5. Reggie Love, WR
It’s safe to say Reggie Love had fallen down the peeking order of wide receivers fans took notice of entering the 2014 offseason. That can’t be the case anymore though, as Love has arguably been the biggest revelation of fall camp.
He’s gone from deep on the depth chart to a likely starter against LSU. The change has been part attitude and part being able to stay on the field for longer periods of time. Love has all the physical tools and anyone that’s seen this team practice prior to this year could see that, but it was mentally changing things up that has made the difference.
Putting those two pieces of the puzzle together could make him a scary receiving threat and Love could be the Badgers biggest threat in the red zone passing game. That is something that was completely missing outside of Abby last season, and now there are multiple options…with Love at the top of that list.
4. Dan Voltz, C
Voltz hasn’t been 100 percent healthy as of late, and it seems like that’s been the case since he walked on to the UW campus. However, after a spring without him, Wisconsin’s offensive line appears 100 percent ready to go in 2014. Those who have seen camp also have taken note of just how good a center he is, with some suggesting he’s one of the three best in the Big Ten.
Wisconsin’s offensive line could use that kind of talent, especially if Voltz can stay on the field for a full season. His athletic ability and command of the line make him invaluable. Lose him and Wisconsin is looking at putting a true freshman in to the mix, and as good as Michael Deiter has been — that’s a less than ideal situation to say the least.
3. Warren Herring, DT
Normally a nose guard isn’t one of the most counted on players on a football team. He’s also usually not one of the most talked about players either. Such is the life of Warren Herring and the fact that he’s one of, if not the most experienced defensive lineman the Badgers have (Konrad Zagzebski may have more starts but not more experience).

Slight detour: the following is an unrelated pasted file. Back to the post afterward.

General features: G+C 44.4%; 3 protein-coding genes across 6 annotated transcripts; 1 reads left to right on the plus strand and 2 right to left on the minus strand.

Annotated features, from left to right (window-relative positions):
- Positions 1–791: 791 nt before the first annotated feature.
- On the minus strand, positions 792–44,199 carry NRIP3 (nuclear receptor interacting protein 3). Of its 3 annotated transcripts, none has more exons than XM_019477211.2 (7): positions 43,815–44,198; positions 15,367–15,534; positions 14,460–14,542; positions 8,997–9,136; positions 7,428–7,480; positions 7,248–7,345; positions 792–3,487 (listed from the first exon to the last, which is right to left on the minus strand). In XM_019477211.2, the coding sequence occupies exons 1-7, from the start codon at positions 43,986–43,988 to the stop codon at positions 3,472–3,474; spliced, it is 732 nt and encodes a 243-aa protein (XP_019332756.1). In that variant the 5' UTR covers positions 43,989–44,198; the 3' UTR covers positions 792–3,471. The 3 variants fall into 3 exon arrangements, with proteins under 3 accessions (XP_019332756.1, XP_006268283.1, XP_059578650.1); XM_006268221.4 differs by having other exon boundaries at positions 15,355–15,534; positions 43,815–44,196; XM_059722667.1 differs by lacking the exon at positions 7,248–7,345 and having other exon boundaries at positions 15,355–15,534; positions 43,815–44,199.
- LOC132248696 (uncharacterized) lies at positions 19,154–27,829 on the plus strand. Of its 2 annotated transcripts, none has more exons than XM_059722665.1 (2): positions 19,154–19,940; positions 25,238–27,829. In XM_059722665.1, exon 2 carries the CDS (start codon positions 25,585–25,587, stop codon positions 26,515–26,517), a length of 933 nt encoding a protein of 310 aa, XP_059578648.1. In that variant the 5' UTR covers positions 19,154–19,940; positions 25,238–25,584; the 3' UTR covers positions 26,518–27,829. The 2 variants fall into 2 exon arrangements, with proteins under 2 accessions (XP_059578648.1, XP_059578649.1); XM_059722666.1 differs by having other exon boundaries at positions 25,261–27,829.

Herring’s ability to play stout at the point and to attack up the middle of an offense is a rare thing for a Wisconsin defensive tackle. At 285 pounds, Herring also appears to have the ability to play on the outside in certain situations. His ability to play all along the defensive line gives the Badgers so many options they didn’t have in 2013, and it means this defense can be more of the version Aranda envisioned upon arriving.
Buckle up, because this could be a very fun season watching the defense and a lot of it will have to do with the play of Herring.
2. Melvin Gordon, RB
All this guy has done is average 8.1 yards per carry…for his career at Wisconsin. Gordon has also already racked up 2,328 yards and had 16 touchdowns — all while sharing time with the likes of Montee Ball and James White.
Entering 2014, Gordon is the Badgers biggest offensive weapon, and he’ll be the featured back by himself for the first time in his career. That’s got to scare opposing defenses, and so does having an offensive line that returns healthy and intact from last season. We all know Gordon’s big play ability, but we are likely to see him more involved in the pass game this season too.
We say, give him the ball in open space and let him do his thing…perhaps all the way to the Heisman Trophy and the College Football Playoff? We’re not sayin’, we’re just sayin….
1. Joel Stave, QB
Some may say without Melvin Gordon running wild on opponents every week the Badgers are screwed. However, the truth is, we all saw what an inconsistent quarterback can do to derail an otherwise potent offense. Such was the case with Stave last season, and that was despite him putting up some of the best single season numbers of any Badger quarterback in history. All that does is speak to the potential Stave has and how few people realize he’s just a junior in 2014.
He appears to have won the battle with fellow junior Tanner McEvoy, and he may have become a better quarterback because of the constant competition. The fact that he won this battle should also give fans comfort that he’s better than he was last season. Without progress from Stave there’s no way McEvoy isn’t the quarterback in 2014.
That said, Wisconsin needs a vertical passing game that works if they are to really be a force on the national scene. Stave has the arm, now it’s about showing the good decision-making and consistency to make opposing teams pay for over-committing to the run.
It’s that part of the game that makes Stave the most important player the Badgers have in 2014.